Eminent domain discussed as way to keep health services in Albert Lea
A Hamline University political science professor said local government entities can likely legally use eminent domain to stop Mayo Clinic Health System’s planned transition of most inpatient services from Albert Lea to Austin.
Hamline professor David Schultz discussed eminent domain — the government taking private property for a public use — at the bimonthly Albert Lea-Save Our Hospital meeting on Feb. 18.
The government would be responsible for paying just compensation for the property and would need to have a valid public use, guidelines Schultz said are “incredibly broad.”
Schultz said using eminent domain to acquire the hospital so most inpatient services remain in the community “is clearly a valid public use,” especially because the hospital is the only one in Freeborn County.
“You’re not going to get a single judge in the state of Minnesota to second guess you on that one,” he said.
Freeborn County commissioners Tuesday requested Freeborn County Attorney David Walker look into the possibility of the county using eminent domain.
“It’s something that needs to be talked about,” said District 4 Commissioner Chris Shoff.
“I support giving it to the county attorney and listening to what he says about it,” said District 2 Commissioner Dan Belshan.
Commissioners plan to discuss eminent domain Tuesday at a workshop.
Walker said as of Wednesday, there were no specific proposals to implement eminent domain.
“This strikes me as an extraordinary situation for eminent domain to come up,” he said. “Here you have an internationally-renowned health system that is managing their hospitals, and it’s a question of how they allocate resources generally between the various campuses.
“It’s an extraordinary situation for a government to enter in and take part of the business away from them, to take a building away from them or to take one of the hospital campuses away from them to manage it differently or theoretically give it to a third party to manage it differently.”
To clear funding hurdles in association with using eminent domain, Schultz said bonding and tax increases could be implemented.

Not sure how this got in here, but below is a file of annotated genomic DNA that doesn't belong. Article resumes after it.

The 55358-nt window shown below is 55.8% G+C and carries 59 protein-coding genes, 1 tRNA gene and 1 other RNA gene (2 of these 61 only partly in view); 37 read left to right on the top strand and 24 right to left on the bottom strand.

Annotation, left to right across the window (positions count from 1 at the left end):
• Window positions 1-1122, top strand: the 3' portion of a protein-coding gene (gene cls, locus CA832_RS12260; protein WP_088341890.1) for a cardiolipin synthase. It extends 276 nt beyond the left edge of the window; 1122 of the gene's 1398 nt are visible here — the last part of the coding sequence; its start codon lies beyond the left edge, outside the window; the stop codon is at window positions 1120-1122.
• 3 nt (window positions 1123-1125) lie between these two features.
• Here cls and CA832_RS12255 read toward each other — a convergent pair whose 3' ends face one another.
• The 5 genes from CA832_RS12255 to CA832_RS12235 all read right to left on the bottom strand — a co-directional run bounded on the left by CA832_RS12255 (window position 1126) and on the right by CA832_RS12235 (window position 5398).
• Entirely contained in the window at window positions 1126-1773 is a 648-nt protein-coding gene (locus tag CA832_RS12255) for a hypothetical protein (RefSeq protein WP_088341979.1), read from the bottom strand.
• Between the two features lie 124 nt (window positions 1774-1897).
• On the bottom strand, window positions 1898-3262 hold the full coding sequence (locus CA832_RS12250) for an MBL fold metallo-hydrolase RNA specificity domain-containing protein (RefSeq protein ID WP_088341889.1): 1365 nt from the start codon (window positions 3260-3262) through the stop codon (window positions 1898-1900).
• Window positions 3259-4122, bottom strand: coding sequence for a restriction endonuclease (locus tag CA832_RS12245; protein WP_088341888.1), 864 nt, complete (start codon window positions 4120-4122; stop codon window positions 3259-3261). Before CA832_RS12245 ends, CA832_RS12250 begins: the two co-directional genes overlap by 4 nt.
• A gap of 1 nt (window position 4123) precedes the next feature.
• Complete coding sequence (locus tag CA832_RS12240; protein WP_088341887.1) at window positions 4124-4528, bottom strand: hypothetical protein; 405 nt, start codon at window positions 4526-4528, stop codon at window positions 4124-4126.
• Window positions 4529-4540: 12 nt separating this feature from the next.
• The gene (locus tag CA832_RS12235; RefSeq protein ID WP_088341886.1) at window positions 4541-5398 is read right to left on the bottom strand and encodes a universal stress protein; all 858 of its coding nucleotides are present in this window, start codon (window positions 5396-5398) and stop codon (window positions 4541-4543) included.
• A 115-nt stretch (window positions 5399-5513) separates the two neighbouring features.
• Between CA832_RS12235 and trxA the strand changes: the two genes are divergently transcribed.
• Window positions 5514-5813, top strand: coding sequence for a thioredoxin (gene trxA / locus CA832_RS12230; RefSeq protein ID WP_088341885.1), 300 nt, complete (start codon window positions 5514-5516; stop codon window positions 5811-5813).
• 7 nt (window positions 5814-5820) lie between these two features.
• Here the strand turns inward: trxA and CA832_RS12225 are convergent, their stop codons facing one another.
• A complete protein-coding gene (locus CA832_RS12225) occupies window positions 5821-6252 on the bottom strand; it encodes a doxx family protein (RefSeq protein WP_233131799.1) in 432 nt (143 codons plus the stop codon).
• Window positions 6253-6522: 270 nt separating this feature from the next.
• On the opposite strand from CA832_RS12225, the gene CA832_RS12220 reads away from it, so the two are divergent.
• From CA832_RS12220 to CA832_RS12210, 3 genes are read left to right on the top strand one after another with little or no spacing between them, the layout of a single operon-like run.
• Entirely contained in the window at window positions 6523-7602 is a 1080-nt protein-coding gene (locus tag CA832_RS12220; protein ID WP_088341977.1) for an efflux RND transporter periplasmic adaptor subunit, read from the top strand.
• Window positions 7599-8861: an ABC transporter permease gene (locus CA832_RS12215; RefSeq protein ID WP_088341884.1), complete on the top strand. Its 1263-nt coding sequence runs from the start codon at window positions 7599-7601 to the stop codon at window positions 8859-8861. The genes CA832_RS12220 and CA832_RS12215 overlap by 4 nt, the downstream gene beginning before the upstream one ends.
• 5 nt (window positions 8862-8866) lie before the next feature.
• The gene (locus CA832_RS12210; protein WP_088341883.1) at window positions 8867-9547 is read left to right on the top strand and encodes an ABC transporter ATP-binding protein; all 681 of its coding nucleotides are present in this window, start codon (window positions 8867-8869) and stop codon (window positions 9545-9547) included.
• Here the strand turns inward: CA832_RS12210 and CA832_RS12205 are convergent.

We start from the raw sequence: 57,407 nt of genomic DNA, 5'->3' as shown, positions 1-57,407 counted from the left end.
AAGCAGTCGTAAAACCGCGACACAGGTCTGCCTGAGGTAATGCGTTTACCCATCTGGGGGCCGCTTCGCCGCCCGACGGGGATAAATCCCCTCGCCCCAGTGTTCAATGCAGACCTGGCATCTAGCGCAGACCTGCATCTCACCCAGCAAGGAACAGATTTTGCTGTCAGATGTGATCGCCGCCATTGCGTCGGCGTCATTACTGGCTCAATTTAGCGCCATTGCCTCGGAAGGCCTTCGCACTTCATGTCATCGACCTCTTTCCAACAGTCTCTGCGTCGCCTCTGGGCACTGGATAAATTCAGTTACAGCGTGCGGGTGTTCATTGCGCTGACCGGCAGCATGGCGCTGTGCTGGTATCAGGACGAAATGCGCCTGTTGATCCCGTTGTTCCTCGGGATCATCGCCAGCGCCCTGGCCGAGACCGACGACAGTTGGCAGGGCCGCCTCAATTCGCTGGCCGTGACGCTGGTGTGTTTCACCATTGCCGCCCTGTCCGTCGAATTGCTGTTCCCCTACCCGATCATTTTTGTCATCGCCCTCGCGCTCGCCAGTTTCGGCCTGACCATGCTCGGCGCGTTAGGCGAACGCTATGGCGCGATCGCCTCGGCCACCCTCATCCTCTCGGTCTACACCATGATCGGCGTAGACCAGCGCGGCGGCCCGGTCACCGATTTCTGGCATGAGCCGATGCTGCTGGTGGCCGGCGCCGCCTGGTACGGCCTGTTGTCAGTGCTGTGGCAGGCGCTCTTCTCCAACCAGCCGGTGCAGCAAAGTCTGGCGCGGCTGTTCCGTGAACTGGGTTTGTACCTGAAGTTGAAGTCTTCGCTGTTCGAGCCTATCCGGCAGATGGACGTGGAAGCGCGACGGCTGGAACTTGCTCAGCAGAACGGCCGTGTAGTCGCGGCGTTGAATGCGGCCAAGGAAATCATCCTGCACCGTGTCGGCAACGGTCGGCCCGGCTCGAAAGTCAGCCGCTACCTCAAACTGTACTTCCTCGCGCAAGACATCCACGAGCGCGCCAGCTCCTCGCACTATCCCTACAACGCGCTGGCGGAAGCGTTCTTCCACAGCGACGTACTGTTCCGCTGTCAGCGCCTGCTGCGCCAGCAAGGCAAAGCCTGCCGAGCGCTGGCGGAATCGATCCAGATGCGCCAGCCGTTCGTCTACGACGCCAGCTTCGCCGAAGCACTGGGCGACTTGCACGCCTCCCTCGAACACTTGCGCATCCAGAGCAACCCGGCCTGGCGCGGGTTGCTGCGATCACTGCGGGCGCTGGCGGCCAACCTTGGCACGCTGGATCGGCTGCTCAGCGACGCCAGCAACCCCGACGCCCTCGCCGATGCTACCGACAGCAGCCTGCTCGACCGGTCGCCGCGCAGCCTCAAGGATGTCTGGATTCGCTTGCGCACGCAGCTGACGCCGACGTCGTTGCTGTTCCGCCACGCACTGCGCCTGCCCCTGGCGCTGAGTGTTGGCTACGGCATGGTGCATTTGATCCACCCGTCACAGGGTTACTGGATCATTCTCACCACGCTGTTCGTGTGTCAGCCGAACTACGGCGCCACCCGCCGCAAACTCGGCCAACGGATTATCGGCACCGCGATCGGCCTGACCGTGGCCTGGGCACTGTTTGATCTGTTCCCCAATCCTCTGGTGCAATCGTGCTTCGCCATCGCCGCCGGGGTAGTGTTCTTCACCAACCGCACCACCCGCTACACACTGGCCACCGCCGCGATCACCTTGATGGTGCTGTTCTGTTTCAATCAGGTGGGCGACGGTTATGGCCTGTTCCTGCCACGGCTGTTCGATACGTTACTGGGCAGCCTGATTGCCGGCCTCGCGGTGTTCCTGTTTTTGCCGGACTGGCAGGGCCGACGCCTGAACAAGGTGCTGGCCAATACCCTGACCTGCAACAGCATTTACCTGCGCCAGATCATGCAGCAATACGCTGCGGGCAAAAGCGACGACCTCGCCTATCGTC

He said the city could acquire the hospital and sign a lease agreement with a private vendor, possibly helping pay off the bond.
If local government entities can follow the proper conditions to use eminent domain, Schultz said, “I really don’t see any, any legal impacts, legal problems from you being able to do that.”
He said by acquiring the hospital, local government entities could acquire doctors employed by the hospital system.
Statements made by Mayo Clinic Health System that the Albert Lea hospital is not profitable enough to have a full-service, acute-care operation could help government entities if they decided to use eminent domain, Schultz said, because that could mean the property would have a lower assessed value.
A community-owned hospital reportedly does not have to operate with the same profit margins as private hospitals, Schultz said, citing Regions Hospital in St. Paul and Hennepin County Medical Center in Minneapolis as public medical centers in operation in the Twin Cities area.
Though acknowledging most hospital transitions involve shifting from public to private facilities, Schultz said it is possible for such facilities to transition to public facilities.
In a statement Friday, Mayo Clinic Health System spokeswoman Mandie Siems said the hospital system “is committed to continuing its role as the community’s long-time health care provider and Freeborn County’s largest employer.
“Our leaders and staff are focused on continuing to provide great care for our patients in Albert Lea, Austin and the surrounding area,” she said. “Together with city and county leaders, we are building for the future of health care.”
Albert Lea City Manager Chad Adams said the city is not as confident it can use eminent domain.
“I don’t think we and our municipal attorney probably thinks it’s that strong, but it does show or demonstrate the power of eminent domain,” he said.
Save Our Hospital members Tuesday presented commissioners two resolutions, one calling for the Legislature to revisit Destination Medical Center funding, while the other called for the Legislature to empower community health boards to prevent decisions such as Mayo’s unfolding transition, unless it is agreed upon by a community health board.
Save Our Hospital member Paul Overgaard acknowledged attempts to look into DMC funding “probably doesn’t stand a whole lot of chance of the Legislature acting on it, but it would get Mayo’s attention.”